Mass web hosting is a popular way to host web sites. Lower costs, easy site creation, and convenience lure site owners to host with the likes of HostGator, GoDaddy.com, and Yahoo.com. The problem with mass hosting is just that, a massive amounts of sites on overloaded servers. With sometimes hundreds of sites on a single web server, your site can suffer slowdowns when another site on the same server gets hammered. Often the best approach in this situation is to move to a new host with more lightly loaded servers. This article shows the effects of such a move for a client on a mass web host.
Our example site was hosted on a mass web host. Not surprisingly, the client reported slow and inconsistent response times. A brief performance analysis found a large (3.4MB) home page with 76 requests (see Figures 1 and 2).
First byte times ranging from 1.02 to over 60 seconds on a DSL connection. Digging into the slowest TTFB result showed that the DNS lookup, the initial connection, or content download times weren't the problem, it was the 61+ second TTFB (slow server response, see Figure 3).
Slow web sites can cause a host of other problems (no pun intended). Slower sites can spawn crawl errors with search engines as they struggle to index your site. Crawl errors can reduce the number of pages indexed in your site, reducing your potential traffic and keyword rankings. We found crawl errors with the original host. Conversion rates and attunability can also suffer with slower pages. In summary mass hosting can cause:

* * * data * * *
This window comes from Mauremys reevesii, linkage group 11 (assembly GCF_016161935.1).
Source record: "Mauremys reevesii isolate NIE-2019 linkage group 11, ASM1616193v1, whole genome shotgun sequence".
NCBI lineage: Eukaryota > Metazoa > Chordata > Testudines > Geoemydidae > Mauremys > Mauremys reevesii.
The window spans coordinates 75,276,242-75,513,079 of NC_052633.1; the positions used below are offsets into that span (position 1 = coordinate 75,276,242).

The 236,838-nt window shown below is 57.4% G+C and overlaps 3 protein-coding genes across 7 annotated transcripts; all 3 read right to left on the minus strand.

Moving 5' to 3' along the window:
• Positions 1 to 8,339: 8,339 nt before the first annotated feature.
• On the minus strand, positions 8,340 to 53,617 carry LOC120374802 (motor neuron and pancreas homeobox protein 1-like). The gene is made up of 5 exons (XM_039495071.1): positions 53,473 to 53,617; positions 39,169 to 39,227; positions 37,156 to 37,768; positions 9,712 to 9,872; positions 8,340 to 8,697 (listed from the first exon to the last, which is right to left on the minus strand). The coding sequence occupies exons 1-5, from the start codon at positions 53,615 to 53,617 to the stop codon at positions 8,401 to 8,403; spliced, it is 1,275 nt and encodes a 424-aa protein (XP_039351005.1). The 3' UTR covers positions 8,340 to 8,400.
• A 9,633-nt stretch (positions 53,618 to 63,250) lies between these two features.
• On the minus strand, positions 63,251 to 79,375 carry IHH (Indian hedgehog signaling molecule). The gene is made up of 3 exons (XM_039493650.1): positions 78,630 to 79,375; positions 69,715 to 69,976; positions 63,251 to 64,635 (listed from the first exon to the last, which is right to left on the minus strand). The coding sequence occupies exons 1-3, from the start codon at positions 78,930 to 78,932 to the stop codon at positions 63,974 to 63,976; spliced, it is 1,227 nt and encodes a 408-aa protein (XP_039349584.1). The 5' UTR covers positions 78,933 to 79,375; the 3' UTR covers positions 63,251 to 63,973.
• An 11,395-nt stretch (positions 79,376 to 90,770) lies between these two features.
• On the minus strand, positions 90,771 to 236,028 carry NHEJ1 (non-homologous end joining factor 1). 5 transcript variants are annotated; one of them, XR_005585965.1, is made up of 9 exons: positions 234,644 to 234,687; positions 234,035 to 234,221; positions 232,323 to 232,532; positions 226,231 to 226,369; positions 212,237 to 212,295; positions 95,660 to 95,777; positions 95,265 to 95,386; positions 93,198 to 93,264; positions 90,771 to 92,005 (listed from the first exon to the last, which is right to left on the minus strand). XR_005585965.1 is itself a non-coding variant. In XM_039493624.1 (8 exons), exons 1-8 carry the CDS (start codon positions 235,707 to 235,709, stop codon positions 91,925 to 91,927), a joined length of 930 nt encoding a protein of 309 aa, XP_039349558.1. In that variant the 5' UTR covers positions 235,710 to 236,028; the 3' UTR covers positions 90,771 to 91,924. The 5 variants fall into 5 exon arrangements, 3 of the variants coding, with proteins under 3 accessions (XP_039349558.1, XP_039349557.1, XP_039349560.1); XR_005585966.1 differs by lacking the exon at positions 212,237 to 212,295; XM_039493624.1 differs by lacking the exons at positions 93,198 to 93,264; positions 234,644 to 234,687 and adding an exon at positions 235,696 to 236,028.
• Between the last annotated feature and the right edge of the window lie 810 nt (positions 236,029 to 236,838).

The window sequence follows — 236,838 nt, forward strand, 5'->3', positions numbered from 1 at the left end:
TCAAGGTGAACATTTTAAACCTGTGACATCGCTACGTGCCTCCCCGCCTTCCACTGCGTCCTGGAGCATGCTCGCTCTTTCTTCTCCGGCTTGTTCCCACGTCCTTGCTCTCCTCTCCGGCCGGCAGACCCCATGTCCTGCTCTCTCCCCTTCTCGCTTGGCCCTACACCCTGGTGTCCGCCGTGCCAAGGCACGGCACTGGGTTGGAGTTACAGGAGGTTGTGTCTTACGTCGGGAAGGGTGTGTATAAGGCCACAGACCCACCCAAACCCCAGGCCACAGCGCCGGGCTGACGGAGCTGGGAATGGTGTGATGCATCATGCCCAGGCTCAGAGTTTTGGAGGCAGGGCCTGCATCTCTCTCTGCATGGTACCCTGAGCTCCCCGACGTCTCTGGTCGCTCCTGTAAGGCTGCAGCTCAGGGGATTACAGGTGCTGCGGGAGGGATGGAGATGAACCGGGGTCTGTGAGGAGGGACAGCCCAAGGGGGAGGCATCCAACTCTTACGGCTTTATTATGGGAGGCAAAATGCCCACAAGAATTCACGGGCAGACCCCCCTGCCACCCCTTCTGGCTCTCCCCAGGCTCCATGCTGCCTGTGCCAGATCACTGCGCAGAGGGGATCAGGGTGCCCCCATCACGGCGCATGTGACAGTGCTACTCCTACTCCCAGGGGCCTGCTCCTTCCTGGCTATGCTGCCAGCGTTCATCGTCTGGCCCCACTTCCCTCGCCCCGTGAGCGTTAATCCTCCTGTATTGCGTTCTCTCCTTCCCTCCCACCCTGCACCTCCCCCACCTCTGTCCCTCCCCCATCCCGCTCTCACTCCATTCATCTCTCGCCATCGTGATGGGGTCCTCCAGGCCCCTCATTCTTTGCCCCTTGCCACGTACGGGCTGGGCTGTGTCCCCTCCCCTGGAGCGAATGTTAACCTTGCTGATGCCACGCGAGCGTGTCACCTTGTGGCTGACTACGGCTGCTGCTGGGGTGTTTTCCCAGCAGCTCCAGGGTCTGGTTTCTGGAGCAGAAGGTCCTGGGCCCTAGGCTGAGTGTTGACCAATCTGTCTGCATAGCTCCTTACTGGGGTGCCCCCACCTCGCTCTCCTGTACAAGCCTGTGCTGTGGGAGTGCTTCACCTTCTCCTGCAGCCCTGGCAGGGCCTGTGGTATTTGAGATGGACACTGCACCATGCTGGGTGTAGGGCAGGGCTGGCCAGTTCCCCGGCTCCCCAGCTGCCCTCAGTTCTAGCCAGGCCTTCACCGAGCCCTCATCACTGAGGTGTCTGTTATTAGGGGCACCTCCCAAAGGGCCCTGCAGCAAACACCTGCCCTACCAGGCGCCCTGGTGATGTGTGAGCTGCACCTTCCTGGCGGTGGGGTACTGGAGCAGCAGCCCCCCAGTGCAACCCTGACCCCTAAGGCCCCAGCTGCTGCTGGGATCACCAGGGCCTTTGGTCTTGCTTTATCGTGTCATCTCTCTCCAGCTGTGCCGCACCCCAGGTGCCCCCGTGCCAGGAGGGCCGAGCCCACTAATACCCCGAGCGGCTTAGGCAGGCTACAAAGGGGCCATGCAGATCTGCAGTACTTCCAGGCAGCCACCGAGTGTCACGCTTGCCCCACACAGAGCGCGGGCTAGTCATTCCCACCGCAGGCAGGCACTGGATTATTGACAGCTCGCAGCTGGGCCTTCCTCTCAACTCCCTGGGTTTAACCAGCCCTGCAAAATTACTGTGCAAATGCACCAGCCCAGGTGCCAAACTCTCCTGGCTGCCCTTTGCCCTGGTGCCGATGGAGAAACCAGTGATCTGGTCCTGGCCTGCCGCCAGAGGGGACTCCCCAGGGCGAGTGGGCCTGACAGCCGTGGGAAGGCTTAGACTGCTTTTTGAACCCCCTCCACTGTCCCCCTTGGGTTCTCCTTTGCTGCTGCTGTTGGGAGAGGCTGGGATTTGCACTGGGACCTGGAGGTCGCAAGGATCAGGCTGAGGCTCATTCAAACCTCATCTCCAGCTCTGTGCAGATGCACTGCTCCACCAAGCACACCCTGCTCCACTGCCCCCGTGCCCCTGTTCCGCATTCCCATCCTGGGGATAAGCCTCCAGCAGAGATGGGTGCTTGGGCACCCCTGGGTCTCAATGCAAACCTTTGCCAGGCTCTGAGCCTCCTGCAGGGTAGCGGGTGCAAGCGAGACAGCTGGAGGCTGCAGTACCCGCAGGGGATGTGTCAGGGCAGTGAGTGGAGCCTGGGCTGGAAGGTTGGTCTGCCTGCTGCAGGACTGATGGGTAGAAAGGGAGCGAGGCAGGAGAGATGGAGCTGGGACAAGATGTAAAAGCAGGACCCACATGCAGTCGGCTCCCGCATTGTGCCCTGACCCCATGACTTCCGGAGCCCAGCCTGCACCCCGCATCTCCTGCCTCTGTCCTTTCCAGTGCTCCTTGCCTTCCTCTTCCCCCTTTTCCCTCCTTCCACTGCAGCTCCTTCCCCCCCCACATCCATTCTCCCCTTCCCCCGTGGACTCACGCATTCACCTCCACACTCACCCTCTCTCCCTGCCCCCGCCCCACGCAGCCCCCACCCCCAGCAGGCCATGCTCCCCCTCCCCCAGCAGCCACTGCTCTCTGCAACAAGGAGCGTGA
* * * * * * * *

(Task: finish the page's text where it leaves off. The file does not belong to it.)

After moving the site to a more lightly loaded shared server environment, first byte times were reduced and more importantly made more consistent. Mean cable first byte time was reduced by 82.1% from 2.3S to 0.41S (see Figure 4). Figure 5 shows that the range of server response times was reduced from over 61 seconds to 0.15 seconds for DSL connections after the move, and 1.31S to 0.22S for cable. Figure 6 shows that first byte time variability (measured by standard deviation) dropped from 33.2S on DSL to 0.06S, and from 0.67S to 0.1S on cable. In other words variability dropped by 6.7 times (for Cable) to over 500X smaller for DSL (i.e., much more attunable). Mean Cable load times also improved by 34.3% (see Figure 7), although DSL load times remained the same.
Figure 4: Mean First Byte Times on Old and New Hosts - DSL and Cable
Figure 5: First Byte Time Range, Before and After Hosting Move - DSL and Cable
Figure 6: First Byte Time Standard Deviation, Before and After Hosting Move - DSL and Cable
Figure 7: Load Times Before and After Hosting Move - DSL and Cable
While first byte times improved significantly, and load times improved at least for cable there is still more work to do here. Load times of 20 seconds for DSL and 6.6 second for cable connections are well above HCI guidelines of 2-4 seconds (King 2008, Akamai 2009). In our next installment we'll address optimizing the content automatically to see what effect this will have on load times.
By website optimization on 22 Jan 2014 PM